Sunday, 28 September 2014

The Great Debate - To Type or to Hand Write? That is the Question.

My first memory of sitting down to write was on my first day of school in Miss Persy's class at Bishopdale School.

I drew a beautiful picture of my family complete with a yellow spider sun and box house and Miss Persy wrote about my family underneath. She asked me to draw underneath her words so I did. A line. All the way around each of her sentences. 

I suspect I already could write as I like writing. I know that I didn't make that mistake again.

I remember writing letters to my grandmother and to cousins. We lived overseas for a while so I had a real purpose. It was a treat getting letters back. I wrote little poetry books with sugar paper covers attached with wool bows or staples. I had a lot of fun in Form 1 and 2 where my teacher allowed a group of us to write plays which we even performed on parent nights. These were usually based on books we had read and were definitely collaborative affairs. We carefully copied out the scripts for each other. Purposefully.

Even in the non exam years at high school we had imaginative teachers who allowed us to write the documents for medieval worlds. I remember a dictionary based on Jabberwocky and village magazines based on "The Sword in the Stone." We had copies of a lettering book and carefully traced or copied the fonts. 

But I'm not talking about hand writing drills. I remember going over and over letters at my expatriate school but discovering in New Zealand that my letters were not perfect enough. It was a real mission with an ink pen that had a scratchy nib and blotted the paper when I least expected it.

Handwritten essays at senior level were not so much fun. Writing and rewriting to make sure there were no mistakes - and second guessing where the grade or mark out of 20 came from.

By this time I had thrown away the cursive script as unwieldy, unattractive and belonging to my grandmother's letters. I printed neatly but had made my own style with little "a"s that looked like upside down "e"s and circles above my "i"s.

By varsity I had developed a scrawl suitable for taking down notes quickly although I still neatly printed essays, with that same rewriting I felt I needed for a quality product to impress the marker. I remember rewriting job applications many many times in order that the prospective employer would be impressed by my obvious thorough attention to detail.

My fingers still show the disfigured knuckles and sometime callouses of all that pen holding.

Then I stopped writing. I wrote comments on essays as an English teacher and my own banda sheets but I no longer "wrote". No audience, no purpose, no time.

Along came computers. What joy to type a letter which I could revise and send out to friends and family. I loved setting out the Parents'Centre newsletter. Why?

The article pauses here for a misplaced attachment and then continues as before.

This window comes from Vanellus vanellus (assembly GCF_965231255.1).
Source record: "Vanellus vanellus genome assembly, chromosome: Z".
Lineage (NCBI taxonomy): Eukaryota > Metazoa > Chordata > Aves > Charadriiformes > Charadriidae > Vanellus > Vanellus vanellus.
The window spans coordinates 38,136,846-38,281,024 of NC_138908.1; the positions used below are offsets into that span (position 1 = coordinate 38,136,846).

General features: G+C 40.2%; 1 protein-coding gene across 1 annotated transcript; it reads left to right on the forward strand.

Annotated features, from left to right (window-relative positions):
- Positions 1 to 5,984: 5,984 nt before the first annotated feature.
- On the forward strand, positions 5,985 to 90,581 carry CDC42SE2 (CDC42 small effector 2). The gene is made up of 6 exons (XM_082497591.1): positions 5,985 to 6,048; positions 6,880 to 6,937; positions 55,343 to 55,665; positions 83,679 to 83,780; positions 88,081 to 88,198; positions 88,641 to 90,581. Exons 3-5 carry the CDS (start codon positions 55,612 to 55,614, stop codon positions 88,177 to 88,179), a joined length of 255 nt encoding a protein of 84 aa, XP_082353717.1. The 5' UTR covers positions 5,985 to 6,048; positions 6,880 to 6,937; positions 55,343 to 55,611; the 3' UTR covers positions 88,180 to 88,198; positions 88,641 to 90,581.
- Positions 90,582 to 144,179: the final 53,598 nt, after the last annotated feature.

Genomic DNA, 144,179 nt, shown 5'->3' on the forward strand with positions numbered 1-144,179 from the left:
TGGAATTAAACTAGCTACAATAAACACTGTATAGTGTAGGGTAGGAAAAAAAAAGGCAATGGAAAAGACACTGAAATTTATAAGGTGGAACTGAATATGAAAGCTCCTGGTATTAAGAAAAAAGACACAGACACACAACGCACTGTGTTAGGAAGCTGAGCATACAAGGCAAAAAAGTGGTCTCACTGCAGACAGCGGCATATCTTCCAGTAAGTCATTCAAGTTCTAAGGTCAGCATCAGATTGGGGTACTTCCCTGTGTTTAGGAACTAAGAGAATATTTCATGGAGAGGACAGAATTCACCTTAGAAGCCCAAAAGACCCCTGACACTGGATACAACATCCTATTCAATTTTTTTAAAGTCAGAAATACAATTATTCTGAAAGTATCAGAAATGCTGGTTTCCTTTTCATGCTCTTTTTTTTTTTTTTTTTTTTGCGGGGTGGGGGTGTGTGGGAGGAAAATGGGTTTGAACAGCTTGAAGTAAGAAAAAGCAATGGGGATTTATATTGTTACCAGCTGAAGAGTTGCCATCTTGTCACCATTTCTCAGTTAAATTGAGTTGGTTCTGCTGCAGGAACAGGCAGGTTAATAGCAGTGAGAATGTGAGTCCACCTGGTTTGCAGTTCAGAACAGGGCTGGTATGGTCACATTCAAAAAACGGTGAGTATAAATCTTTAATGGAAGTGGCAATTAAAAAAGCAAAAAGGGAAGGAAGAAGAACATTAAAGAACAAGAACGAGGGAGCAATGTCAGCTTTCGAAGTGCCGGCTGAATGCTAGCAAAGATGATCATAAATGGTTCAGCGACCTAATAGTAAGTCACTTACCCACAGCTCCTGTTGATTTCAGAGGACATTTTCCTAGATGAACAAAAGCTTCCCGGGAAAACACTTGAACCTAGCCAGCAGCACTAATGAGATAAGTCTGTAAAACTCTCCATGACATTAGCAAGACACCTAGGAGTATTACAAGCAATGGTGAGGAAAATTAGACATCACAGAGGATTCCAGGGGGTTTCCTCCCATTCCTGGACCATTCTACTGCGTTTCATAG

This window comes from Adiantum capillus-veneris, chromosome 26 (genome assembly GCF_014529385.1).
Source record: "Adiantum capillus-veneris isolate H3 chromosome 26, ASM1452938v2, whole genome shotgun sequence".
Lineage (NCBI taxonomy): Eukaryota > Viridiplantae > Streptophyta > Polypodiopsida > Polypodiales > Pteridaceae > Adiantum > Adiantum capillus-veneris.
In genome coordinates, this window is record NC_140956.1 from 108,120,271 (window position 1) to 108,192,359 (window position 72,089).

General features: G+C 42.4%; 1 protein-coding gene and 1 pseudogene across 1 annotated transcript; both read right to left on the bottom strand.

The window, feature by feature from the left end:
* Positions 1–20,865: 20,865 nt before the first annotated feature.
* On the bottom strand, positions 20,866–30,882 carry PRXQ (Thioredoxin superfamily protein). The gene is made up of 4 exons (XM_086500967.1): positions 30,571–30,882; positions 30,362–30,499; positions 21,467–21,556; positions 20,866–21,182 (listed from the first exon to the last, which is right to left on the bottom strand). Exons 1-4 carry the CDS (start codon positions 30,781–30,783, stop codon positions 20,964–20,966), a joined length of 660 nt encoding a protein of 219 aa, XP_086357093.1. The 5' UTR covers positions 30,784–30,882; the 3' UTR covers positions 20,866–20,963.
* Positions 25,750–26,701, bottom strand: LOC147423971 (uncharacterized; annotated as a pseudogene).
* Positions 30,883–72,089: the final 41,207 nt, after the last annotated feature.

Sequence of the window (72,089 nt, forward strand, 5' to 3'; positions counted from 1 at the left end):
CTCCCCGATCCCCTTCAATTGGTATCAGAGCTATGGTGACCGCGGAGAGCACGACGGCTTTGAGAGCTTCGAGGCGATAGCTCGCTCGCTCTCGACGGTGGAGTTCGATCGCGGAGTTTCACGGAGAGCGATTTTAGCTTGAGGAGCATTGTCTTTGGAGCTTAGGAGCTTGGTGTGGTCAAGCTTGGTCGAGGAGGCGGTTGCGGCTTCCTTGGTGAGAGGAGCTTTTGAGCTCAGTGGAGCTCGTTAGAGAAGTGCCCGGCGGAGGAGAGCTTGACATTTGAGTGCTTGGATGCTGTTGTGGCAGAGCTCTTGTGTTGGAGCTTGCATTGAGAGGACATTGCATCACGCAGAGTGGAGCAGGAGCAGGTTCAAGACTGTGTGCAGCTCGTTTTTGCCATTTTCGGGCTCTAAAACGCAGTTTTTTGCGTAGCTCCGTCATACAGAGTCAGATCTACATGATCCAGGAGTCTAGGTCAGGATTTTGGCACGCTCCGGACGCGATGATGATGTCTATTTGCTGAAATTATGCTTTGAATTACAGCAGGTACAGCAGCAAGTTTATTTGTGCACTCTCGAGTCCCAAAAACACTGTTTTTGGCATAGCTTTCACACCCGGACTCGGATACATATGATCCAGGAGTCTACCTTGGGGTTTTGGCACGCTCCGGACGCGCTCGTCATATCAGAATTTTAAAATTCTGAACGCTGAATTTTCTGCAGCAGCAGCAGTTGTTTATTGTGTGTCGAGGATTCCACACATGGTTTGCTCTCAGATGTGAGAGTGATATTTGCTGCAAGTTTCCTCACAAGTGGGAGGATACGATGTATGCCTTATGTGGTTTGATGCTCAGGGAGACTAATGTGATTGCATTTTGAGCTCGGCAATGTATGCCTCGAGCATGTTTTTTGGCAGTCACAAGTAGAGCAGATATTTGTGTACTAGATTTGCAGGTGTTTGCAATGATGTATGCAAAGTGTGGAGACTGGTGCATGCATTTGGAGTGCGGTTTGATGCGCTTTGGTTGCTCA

An authentic audience. The ability to write and rewrite. The ability to satisfy my OCD tendencies with a beautifully typed piece of text.

I've promised myself this blog post for some time. I've read arguments about handwriting and typing. I'm not finished and I don't believe any of the pieces of research I've seen are conclusive.

I do know that writing is about joy of expression, meeting needs to communicate and choosing the best available tool for the job - my choice of tool.

I know students who didn't read a book until they wanted to read the road code.
I know students that only write in exams as a means to an end; but they text or use Facebook.
I have seen the "aha" moment on faces when Grandma replies to a post on a blog. 
I've heard students talk about the joy of writing on a laptop because they hate their handwriting style.

I enjoyed writing because I was creating. I do a pretty good two finger typist thing and would hate typing lessons just like I hated handwriting drills and other "have to complete" things. You know when you have to fill out a form or do a long survey? No joy there!

My 22 year old daughter completed her degree online. I completed my post grad paper online without ever touching a pen or paper. I actually made a point of it. I didn't want to rewrite text off bits of paper. I hate the piles of paper on my school desk that other folk have given me and that still require homes; while my computer drives are neatly filed and easily accessible.

So if I'm completing everything digitally and online, I wonder how my students will be communicating ten years from now?  We worry about the fine motor effects of not writing and the neural pathways that are not being formed, but should we? Are we not making other future focussed neural pathways? Developing our brains rather than our pencil holds?

Pam Hook's collection of research -